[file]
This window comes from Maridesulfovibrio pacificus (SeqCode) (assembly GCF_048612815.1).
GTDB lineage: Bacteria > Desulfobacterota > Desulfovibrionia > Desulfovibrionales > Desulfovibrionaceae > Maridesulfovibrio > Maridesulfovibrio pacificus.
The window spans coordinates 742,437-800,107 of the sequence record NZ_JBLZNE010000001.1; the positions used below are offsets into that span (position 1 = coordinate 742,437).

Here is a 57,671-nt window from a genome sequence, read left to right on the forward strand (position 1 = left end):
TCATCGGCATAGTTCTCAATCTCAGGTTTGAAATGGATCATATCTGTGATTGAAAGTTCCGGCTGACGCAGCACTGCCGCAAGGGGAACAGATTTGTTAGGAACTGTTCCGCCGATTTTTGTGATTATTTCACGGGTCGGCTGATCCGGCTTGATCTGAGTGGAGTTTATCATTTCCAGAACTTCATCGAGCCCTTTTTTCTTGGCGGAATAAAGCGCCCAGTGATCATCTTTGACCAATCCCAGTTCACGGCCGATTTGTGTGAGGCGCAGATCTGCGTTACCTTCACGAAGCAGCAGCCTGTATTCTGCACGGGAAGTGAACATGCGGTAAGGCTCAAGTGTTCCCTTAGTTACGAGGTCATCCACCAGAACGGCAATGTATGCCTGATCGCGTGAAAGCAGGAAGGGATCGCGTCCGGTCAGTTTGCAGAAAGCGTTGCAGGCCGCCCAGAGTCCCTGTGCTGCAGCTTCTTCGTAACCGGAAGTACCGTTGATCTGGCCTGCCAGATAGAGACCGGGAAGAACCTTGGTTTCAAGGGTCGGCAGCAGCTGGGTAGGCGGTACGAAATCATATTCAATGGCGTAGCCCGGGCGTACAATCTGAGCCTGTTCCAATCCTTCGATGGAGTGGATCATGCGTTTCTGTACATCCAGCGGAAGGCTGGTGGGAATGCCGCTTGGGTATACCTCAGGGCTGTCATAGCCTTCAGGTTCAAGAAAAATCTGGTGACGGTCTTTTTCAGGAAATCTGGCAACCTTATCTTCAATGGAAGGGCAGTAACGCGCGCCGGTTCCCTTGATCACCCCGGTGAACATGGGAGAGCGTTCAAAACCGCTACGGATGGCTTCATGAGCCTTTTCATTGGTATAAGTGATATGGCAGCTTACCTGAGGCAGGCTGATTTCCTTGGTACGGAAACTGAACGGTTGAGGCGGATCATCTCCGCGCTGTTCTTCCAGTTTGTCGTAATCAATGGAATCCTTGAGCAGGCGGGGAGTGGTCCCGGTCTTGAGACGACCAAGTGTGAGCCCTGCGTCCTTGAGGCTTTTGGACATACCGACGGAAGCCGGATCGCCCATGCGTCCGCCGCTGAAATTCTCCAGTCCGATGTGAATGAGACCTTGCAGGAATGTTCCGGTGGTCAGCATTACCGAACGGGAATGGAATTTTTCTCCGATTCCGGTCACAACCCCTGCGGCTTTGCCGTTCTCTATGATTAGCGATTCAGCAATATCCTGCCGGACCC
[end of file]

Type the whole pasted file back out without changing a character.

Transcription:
This window comes from Maridesulfovibrio pacificus (SeqCode) (assembly GCF_048612815.1).
GTDB lineage: Bacteria > Desulfobacterota > Desulfovibrionia > Desulfovibrionales > Desulfovibrionaceae > Maridesulfovibrio > Maridesulfovibrio pacificus.
The window spans coordinates 742,437-800,107 of the sequence record NZ_JBLZNE010000001.1; the positions used below are offsets into that span (position 1 = coordinate 742,437).

Here is a 57,671-nt window from a genome sequence, read left to right on the forward strand (position 1 = left end):
TCATCGGCATAGTTCTCAATCTCAGGTTTGAAATGGATCATATCTGTGATTGAAAGTTCCGGCTGACGCAGCACTGCCGCAAGGGGAACAGATTTGTTAGGAACTGTTCCGCCGATTTTTGTGATTATTTCACGGGTCGGCTGATCCGGCTTGATCTGAGTGGAGTTTATCATTTCCAGAACTTCATCGAGCCCTTTTTTCTTGGCGGAATAAAGCGCCCAGTGATCATCTTTGACCAATCCCAGTTCACGGCCGATTTGTGTGAGGCGCAGATCTGCGTTACCTTCACGAAGCAGCAGCCTGTATTCTGCACGGGAAGTGAACATGCGGTAAGGCTCAAGTGTTCCCTTAGTTACGAGGTCATCCACCAGAACGGCAATGTATGCCTGATCGCGTGAAAGCAGGAAGGGATCGCGTCCGGTCAGTTTGCAGAAAGCGTTGCAGGCCGCCCAGAGTCCCTGTGCTGCAGCTTCTTCGTAACCGGAAGTACCGTTGATCTGGCCTGCCAGATAGAGACCGGGAAGAACCTTGGTTTCAAGGGTCGGCAGCAGCTGGGTAGGCGGTACGAAATCATATTCAATGGCGTAGCCCGGGCGTACAATCTGAGCCTGTTCCAATCCTTCGATGGAGTGGATCATGCGTTTCTGTACATCCAGCGGAAGGCTGGTGGGAATGCCGCTTGGGTATACCTCAGGGCTGTCATAGCCTTCAGGTTCAAGAAAAATCTGGTGACGGTCTTTTTCAGGAAATCTGGCAACCTTATCTTCAATGGAAGGGCAGTAACGCGCGCCGGTTCCCTTGATCACCCCGGTGAACATGGGAGAGCGTTCAAAACCGCTACGGATGGCTTCATGAGCCTTTTCATTGGTATAAGTGATATGGCAGCTTACCTGAGGCAGGCTGATTTCCTTGGTACGGAAACTGAACGGTTGAGGCGGATCATCTCCGCGCTGTTCTTCCAGTTTGTCGTAATCAATGGAATCCTTGAGCAGGCGGGGAGTGGTCCCGGTCTTGAGACGACCAAGTGTGAGCCCTGCGTCCTTGAGGCTTTTGGACATACCGACGGAAGCCGGATCGCCCATGCGTCCGCCGCTGAAATTCTCCAGTCCGATGTGAATGAGACCTTGCAGGAATGTTCCGGTGGTCAGCATTACCGAACGGGAATGGAATTTTTCTCCGATTCCGGTCACAACCCCTGCGGCTTTGCCGTTCTCTATGATTAGCGATTCAGCAATATCCTGCCGGACCC